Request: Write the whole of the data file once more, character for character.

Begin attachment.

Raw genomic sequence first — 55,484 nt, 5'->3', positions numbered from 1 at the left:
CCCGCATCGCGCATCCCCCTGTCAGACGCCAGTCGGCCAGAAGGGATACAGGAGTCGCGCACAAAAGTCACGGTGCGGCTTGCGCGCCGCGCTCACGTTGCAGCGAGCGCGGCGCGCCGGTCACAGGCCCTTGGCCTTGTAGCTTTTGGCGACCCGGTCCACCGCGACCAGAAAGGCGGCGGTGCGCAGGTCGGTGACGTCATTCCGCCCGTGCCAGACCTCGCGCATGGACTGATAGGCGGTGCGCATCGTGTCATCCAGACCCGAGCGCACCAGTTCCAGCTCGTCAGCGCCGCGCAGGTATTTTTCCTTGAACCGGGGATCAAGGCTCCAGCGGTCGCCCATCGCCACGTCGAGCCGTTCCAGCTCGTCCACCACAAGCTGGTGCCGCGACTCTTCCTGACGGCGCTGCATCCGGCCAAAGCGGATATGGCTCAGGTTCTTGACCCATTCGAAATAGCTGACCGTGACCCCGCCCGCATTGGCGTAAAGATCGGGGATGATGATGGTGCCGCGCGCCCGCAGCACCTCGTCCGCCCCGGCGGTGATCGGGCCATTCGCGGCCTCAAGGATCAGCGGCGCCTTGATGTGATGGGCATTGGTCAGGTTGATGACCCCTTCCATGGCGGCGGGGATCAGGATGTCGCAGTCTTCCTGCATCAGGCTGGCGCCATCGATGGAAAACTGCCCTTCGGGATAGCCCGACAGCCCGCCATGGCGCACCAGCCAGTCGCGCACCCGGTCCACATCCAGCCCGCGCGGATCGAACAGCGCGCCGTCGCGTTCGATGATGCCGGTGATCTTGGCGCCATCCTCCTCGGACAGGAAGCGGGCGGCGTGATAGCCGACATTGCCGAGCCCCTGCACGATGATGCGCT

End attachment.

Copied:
Raw genomic sequence first — 55,484 nt, 5'->3', positions numbered from 1 at the left:
CCCGCATCGCGCATCCCCCTGTCAGACGCCAGTCGGCCAGAAGGGATACAGGAGTCGCGCACAAAAGTCACGGTGCGGCTTGCGCGCCGCGCTCACGTTGCAGCGAGCGCGGCGCGCCGGTCACAGGCCCTTGGCCTTGTAGCTTTTGGCGACCCGGTCCACCGCGACCAGAAAGGCGGCGGTGCGCAGGTCGGTGACGTCATTCCGCCCGTGCCAGACCTCGCGCATGGACTGATAGGCGGTGCGCATCGTGTCATCCAGACCCGAGCGCACCAGTTCCAGCTCGTCAGCGCCGCGCAGGTATTTTTCCTTGAACCGGGGATCAAGGCTCCAGCGGTCGCCCATCGCCACGTCGAGCCGTTCCAGCTCGTCCACCACAAGCTGGTGCCGCGACTCTTCCTGACGGCGCTGCATCCGGCCAAAGCGGATATGGCTCAGGTTCTTGACCCATTCGAAATAGCTGACCGTGACCCCGCCCGCATTGGCGTAAAGATCGGGGATGATGATGGTGCCGCGCGCCCGCAGCACCTCGTCCGCCCCGGCGGTGATCGGGCCATTCGCGGCCTCAAGGATCAGCGGCGCCTTGATGTGATGGGCATTGGTCAGGTTGATGACCCCTTCCATGGCGGCGGGGATCAGGATGTCGCAGTCTTCCTGCATCAGGCTGGCGCCATCGATGGAAAACTGCCCTTCGGGATAGCCCGACAGCCCGCCATGGCGCACCAGCCAGTCGCGCACCCGGTCCACATCCAGCCCGCGCGGATCGAACAGCGCGCCGTCGCGTTCGATGATGCCGGTGATCTTGGCGCCATCCTCCTCGGACAGGAAGCGGGCGGCGTGATAGCCGACATTGCCGAGCCCCTGCACGATGATGCGCT